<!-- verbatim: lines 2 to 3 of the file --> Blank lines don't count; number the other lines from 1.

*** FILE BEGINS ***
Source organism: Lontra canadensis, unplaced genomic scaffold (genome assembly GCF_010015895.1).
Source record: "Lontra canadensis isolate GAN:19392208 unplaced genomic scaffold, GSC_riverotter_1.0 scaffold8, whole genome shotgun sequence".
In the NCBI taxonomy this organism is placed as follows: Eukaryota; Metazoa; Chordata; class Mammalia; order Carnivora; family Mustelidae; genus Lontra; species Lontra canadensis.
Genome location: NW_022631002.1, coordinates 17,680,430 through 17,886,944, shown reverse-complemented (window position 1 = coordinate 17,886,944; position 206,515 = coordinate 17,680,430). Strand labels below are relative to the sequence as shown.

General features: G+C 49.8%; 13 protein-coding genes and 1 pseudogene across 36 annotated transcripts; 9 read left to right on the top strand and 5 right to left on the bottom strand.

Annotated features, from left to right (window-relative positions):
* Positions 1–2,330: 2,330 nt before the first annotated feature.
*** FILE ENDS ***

Source record: "Lontra canadensis isolate GAN:19392208 unplaced genomic scaffold, GSC_riverotter_1.0 scaffold8, whole genome shotgun sequence".
In the NCBI taxonomy this organism is placed as follows: Eukaryota; Metazoa; Chordata; class Mammalia; order Carnivora; family Mustelidae; genus Lontra; species Lontra canadensis.